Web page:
Likewise, Morris was forced out after he said in a 2006 pastoral letter that he would be open to ordaining women if the church changed its rules. His difficulties with the Vatican began years earlier over his authorization of general absolution in his diocese. According to news reports, he was asked six times to resign by three different Vatican congregations before his removal in 2011. He left only when he got a letter directly from Pope Benedict XVI.

“What was at stake was the church’s unity in faith and the ecclesial communion between the pope and the other bishops in the College of Bishops,” said a statement by the Australian bishops’ conference. “Eventually Bishop Morris was unable to agree to what this communion requires and at that point the pope acted as the successor of Peter, who has the task of deciding what constitutes unity and communion in the church.” Morris said the Australian bishops’ statement “contains inaccuracies and errors.”

Whether Morris and Livieres resigned or were fired is unclear. The bishops either resigned or accepted the right of the pope to dismiss them. It is almost impossible for a bishop to withstand pressure from a pope who has the backing of the local hierarchy. To fight such a united front would tear the church apart, which no bishop wants to happen. We don’t see bishops barricading themselves in their offices and refusing to leave.

In reviewing these cases, certain patterns can be observed.

  1. Bishops involved in personal scandals tend to resign quickly and fade away.
  2. Bishops in conflict with their priests and people tend to stay in office until retirement age.
  3. Bishops accused of violating church discipline or doctrine, like Morris, can mend fences by revising their statements or policies, but if they refuse, they will be subjected to heavy pressure to resign.
  4. Bishops who lose the support of their brother bishops — for example, Law, Morris, Livieres, and Tebartz-van Elst — are in trouble. One observer noticed that during the breaks at this month’s USCCB meeting in Baltimore, Bishop Robert Finn of Kansas City, Mo., was standing alone while other bishops were in clusters talking. Finn was convicted of not reporting to the police a priest who had child pornography on his computer. 
  5. As part of the process, the Vatican will often send a foreign cardinal or archbishop to investigate the situation: Archbishop Charles Chaput for Morris; Cardinal Santos Abril y Castelló for Livieres; Cardinal Giovanni Lajolo for Tebartz-van Elst; Archbishop Terrence Prendergastfor Bishop Robert Finn.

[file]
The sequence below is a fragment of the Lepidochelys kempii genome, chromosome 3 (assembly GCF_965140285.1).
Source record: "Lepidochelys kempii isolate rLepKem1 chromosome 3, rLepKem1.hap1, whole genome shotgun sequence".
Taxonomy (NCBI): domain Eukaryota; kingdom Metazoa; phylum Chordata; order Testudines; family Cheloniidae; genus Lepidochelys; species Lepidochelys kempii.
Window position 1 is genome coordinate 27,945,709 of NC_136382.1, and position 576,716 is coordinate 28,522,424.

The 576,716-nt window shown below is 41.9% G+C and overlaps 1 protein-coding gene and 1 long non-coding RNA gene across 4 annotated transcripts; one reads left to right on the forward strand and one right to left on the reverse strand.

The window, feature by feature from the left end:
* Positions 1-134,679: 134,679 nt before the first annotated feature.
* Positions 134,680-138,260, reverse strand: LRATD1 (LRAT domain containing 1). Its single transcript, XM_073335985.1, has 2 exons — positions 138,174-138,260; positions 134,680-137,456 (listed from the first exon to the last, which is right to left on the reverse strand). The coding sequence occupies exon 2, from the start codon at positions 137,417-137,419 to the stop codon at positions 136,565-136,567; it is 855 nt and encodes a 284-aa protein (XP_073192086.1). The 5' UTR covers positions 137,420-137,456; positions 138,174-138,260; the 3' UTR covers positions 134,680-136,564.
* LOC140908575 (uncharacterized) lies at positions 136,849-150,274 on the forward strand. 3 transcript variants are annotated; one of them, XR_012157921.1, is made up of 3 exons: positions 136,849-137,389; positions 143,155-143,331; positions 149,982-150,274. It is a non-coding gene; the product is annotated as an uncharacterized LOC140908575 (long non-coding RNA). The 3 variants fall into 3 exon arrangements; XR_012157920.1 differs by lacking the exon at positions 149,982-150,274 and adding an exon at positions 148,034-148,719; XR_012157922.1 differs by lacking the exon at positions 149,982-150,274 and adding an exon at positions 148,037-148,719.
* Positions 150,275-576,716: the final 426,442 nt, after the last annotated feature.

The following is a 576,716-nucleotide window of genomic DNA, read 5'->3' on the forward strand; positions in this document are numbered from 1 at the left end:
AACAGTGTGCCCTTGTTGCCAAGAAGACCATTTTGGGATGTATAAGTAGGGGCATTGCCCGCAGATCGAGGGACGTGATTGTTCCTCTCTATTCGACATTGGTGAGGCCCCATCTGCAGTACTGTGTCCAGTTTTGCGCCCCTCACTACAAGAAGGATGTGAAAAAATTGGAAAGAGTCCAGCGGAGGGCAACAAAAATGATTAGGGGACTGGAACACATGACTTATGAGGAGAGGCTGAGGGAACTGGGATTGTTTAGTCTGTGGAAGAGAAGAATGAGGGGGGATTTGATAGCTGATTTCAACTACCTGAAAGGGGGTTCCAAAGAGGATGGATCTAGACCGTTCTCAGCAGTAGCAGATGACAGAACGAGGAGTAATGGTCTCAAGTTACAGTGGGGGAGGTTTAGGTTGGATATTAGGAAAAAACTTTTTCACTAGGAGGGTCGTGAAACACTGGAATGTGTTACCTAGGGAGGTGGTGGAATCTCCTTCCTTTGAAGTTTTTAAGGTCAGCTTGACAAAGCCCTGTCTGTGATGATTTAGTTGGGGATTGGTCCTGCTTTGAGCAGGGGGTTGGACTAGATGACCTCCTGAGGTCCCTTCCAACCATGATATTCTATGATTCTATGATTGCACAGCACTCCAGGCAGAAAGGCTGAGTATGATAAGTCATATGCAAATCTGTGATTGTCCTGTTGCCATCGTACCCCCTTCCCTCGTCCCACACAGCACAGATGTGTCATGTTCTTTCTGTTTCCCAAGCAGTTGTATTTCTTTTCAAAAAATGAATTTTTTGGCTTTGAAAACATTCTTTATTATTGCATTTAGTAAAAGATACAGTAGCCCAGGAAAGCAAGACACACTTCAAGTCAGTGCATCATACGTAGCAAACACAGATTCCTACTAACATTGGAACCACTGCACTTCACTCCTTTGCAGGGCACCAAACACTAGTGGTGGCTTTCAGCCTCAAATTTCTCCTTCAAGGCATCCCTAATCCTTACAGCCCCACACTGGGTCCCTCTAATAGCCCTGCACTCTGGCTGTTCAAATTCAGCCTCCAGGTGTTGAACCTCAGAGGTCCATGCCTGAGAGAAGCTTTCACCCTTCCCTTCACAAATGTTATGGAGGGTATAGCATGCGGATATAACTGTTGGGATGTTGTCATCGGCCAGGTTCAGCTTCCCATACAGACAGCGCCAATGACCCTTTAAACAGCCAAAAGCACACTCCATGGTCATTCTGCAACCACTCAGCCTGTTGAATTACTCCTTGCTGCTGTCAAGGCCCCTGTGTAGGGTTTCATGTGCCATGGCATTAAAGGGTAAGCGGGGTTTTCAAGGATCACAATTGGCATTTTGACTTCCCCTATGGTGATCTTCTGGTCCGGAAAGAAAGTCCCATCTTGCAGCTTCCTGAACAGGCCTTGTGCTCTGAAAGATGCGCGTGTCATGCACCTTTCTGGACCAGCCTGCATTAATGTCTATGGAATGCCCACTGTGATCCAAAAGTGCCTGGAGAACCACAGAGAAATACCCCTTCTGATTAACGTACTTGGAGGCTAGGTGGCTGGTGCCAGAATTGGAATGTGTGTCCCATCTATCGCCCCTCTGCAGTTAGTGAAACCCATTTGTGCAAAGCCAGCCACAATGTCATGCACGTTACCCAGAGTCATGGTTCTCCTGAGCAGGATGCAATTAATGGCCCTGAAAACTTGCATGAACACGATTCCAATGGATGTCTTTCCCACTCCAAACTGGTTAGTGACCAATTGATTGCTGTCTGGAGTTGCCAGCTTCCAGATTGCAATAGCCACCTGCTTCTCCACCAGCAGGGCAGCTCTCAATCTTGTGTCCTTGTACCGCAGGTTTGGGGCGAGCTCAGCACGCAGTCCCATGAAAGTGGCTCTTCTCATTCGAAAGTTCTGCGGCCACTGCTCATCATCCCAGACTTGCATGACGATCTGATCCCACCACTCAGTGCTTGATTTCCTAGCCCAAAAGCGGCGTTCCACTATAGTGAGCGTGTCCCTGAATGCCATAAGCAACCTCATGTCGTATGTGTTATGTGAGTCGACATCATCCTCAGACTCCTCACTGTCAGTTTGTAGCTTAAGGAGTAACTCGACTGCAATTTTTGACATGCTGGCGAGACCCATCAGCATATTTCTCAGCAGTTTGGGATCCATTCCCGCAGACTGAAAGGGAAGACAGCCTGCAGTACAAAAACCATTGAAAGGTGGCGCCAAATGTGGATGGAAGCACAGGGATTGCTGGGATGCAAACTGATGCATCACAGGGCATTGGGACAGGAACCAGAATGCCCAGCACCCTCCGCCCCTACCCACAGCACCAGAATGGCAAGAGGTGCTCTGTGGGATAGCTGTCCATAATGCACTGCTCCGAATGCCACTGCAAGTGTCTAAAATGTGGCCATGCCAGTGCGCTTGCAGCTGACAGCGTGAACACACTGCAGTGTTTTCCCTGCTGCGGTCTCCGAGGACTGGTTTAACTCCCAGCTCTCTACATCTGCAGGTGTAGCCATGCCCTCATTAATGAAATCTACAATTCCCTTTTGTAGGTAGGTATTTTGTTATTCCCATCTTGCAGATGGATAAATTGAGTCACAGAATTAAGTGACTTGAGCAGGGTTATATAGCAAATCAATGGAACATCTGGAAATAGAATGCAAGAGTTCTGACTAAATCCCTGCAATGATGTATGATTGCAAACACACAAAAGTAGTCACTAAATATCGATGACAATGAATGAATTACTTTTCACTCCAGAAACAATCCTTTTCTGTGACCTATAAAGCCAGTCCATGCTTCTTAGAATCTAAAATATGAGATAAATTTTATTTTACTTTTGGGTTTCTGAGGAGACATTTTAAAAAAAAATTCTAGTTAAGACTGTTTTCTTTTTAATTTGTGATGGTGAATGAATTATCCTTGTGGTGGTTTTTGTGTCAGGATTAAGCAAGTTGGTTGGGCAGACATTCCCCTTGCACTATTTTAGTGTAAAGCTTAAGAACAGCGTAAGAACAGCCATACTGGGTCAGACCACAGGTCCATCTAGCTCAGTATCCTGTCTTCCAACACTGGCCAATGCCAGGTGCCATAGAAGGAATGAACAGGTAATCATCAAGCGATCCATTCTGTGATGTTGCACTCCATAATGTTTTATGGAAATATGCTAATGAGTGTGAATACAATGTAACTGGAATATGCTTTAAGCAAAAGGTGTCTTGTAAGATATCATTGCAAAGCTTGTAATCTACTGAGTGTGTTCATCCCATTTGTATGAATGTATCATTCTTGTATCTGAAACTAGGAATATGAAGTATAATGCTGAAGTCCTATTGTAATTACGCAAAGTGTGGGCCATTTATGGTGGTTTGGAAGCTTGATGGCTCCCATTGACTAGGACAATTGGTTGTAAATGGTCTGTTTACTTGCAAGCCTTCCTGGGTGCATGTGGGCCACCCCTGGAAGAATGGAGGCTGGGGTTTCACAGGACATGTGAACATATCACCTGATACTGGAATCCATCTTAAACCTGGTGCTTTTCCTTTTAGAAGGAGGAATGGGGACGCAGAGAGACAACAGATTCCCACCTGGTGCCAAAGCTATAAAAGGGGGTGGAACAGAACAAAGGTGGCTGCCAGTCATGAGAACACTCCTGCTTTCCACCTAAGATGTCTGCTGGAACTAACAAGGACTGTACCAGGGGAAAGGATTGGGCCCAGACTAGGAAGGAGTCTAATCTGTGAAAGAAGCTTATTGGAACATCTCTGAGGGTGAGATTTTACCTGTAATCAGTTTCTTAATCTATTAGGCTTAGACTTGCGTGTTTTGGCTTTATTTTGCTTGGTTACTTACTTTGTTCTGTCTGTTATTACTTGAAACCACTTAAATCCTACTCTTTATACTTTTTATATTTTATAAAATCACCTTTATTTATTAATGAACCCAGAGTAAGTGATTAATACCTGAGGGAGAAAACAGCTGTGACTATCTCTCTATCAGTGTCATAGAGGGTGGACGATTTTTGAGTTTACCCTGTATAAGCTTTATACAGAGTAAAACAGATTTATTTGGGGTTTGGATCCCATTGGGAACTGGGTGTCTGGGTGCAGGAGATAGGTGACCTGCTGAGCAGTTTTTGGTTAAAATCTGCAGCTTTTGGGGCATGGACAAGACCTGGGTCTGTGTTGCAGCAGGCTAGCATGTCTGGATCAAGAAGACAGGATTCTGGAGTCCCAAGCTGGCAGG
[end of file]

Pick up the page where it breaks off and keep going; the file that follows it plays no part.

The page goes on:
6. The process is not transparent. The investigator makes a confidential report to Rome, which is not shared with the bishop or his diocese.
  7. The Vatican does everything possible to avoid using terms like “fire” or “dismiss” but talks of “resignations.” It is not clear what would happen if a bishop simply said, “No. I am not leaving.” Would he be excommunicated or declared schismatic? Would the church end up fighting over the control of church property in civil court?

There is a temptation to support or oppose the removal of a bishop based on whether you like him or not and ignoring all due process questions. Conservatives who cheered the removal of Morris now say that Livieres was railroaded, while liberals take exactly the opposite position.

In civil and criminal court, there are accepted procedures (a written indictment, a right to confront one’s accusers, a right to a lawyer, etc.) and a separation of roles (police, prosecutor, judge, jury, etc.). Such procedures and separation of roles are not welcomed by a paternalistic church that believes it always knows what is best for its children. If the church’s procedures were followed in civil society, they would be condemned as contrary to due process.

There is a need for greater clarity on questions of due process in the church, whether it applies to bishops, theologians, sisters, priests, or laity who are under investigation and charged with offenses. The Canon Law Society of America called for better due process procedures prior to the reform of the Code of Canon Law in 1983, but its recommendations were ignored. It is time to take another look at due process in the church.

Priests tell of the “ordeal” of coming to terms with being gay

Priests tell of the “ordeal” of coming to terms with being gay

New research into the sexual lives of Irish Catholic priests shows many are sexually active or have been in the past, and that there is a gay scene within the church.

‘Thirty-Three Good Men: Celibacy, Obedience and Identity’ publishes new analysis of priests’ views from a series of interviews conducted by Dr John Weafer, a former seminarian who is now married with children.

The book also reveals that the bishops are often aware of the situation.

Dr Weafer says one priest he spoke to told about his struggle to come to terms with his homosexuality:

Speaking to the Irish Independent, Dr Weafer says “if a priest was to say in the morning ‘I am gay’, he would be fired. Priests have learned to keep their heads down”.

A majority of the study’s 33 interviewees were heterosexual.

The research found that a majority of priests in Ireland are not happy with mandatory celibacy, while some younger, more conservative priests are most in favour of the rule’s retention.

Trying To Peddle The Ultimate Contrarian Story

Trying To Peddle The Ultimate Contrarian Story

By Ralph Cipriano for

When I was a reporter at The Philadelphia Inquirer and had a story to pitch, I used to go editor shopping.